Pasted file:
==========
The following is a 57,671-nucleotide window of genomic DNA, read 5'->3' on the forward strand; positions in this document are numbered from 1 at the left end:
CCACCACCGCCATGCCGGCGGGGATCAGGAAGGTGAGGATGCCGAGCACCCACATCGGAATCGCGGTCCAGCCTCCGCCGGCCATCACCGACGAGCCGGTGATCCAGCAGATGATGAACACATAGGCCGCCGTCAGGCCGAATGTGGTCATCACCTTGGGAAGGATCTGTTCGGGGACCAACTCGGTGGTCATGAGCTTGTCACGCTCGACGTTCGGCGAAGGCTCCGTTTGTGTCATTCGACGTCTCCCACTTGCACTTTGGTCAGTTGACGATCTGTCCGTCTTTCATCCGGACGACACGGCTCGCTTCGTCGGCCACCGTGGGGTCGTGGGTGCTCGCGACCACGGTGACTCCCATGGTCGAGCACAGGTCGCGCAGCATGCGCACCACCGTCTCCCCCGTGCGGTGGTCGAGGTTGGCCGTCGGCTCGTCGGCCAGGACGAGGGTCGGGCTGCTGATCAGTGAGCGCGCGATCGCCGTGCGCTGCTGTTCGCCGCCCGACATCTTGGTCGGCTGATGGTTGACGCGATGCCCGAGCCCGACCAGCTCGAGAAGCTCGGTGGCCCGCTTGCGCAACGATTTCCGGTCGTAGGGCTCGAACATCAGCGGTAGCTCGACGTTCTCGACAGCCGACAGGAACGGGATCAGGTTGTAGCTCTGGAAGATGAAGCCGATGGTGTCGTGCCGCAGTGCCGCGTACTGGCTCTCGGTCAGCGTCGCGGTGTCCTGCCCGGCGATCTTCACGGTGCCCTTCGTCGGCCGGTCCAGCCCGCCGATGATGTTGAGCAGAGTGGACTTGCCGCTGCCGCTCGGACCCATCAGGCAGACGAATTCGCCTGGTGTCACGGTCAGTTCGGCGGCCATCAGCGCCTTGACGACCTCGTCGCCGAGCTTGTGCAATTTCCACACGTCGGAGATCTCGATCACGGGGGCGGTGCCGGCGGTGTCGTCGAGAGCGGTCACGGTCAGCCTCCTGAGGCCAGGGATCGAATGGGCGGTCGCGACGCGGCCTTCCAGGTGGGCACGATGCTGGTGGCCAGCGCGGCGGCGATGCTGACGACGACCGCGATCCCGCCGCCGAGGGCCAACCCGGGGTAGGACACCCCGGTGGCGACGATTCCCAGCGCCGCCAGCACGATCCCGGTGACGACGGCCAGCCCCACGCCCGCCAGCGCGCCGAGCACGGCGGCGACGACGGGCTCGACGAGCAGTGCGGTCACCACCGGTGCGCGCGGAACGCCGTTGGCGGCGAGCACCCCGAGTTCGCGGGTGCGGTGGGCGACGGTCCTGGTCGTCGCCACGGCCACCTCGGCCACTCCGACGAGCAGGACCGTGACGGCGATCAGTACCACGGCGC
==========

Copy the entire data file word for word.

The following is a 57,671-nucleotide window of genomic DNA, read 5'->3' on the forward strand; positions in this document are numbered from 1 at the left end:
CCACCACCGCCATGCCGGCGGGGATCAGGAAGGTGAGGATGCCGAGCACCCACATCGGAATCGCGGTCCAGCCTCCGCCGGCCATCACCGACGAGCCGGTGATCCAGCAGATGATGAACACATAGGCCGCCGTCAGGCCGAATGTGGTCATCACCTTGGGAAGGATCTGTTCGGGGACCAACTCGGTGGTCATGAGCTTGTCACGCTCGACGTTCGGCGAAGGCTCCGTTTGTGTCATTCGACGTCTCCCACTTGCACTTTGGTCAGTTGACGATCTGTCCGTCTTTCATCCGGACGACACGGCTCGCTTCGTCGGCCACCGTGGGGTCGTGGGTGCTCGCGACCACGGTGACTCCCATGGTCGAGCACAGGTCGCGCAGCATGCGCACCACCGTCTCCCCCGTGCGGTGGTCGAGGTTGGCCGTCGGCTCGTCGGCCAGGACGAGGGTCGGGCTGCTGATCAGTGAGCGCGCGATCGCCGTGCGCTGCTGTTCGCCGCCCGACATCTTGGTCGGCTGATGGTTGACGCGATGCCCGAGCCCGACCAGCTCGAGAAGCTCGGTGGCCCGCTTGCGCAACGATTTCCGGTCGTAGGGCTCGAACATCAGCGGTAGCTCGACGTTCTCGACAGCCGACAGGAACGGGATCAGGTTGTAGCTCTGGAAGATGAAGCCGATGGTGTCGTGCCGCAGTGCCGCGTACTGGCTCTCGGTCAGCGTCGCGGTGTCCTGCCCGGCGATCTTCACGGTGCCCTTCGTCGGCCGGTCCAGCCCGCCGATGATGTTGAGCAGAGTGGACTTGCCGCTGCCGCTCGGACCCATCAGGCAGACGAATTCGCCTGGTGTCACGGTCAGTTCGGCGGCCATCAGCGCCTTGACGACCTCGTCGCCGAGCTTGTGCAATTTCCACACGTCGGAGATCTCGATCACGGGGGCGGTGCCGGCGGTGTCGTCGAGAGCGGTCACGGTCAGCCTCCTGAGGCCAGGGATCGAATGGGCGGTCGCGACGCGGCCTTCCAGGTGGGCACGATGCTGGTGGCCAGCGCGGCGGCGATGCTGACGACGACCGCGATCCCGCCGCCGAGGGCCAACCCGGGGTAGGACACCCCGGTGGCGACGATTCCCAGCGCCGCCAGCACGATCCCGGTGACGACGGCCAGCCCCACGCCCGCCAGCGCGCCGAGCACGGCGGCGACGACGGGCTCGACGAGCAGTGCGGTCACCACCGGTGCGCGCGGAACGCCGTTGGCGGCGAGCACCCCGAGTTCGCGGGTGCGGTGGGCGACGGTCCTGGTCGTCGCCACGGCCACCTCGGCCACTCCGACGAGCAGGACCGTGACGGCGATCAGTACCACGGCGC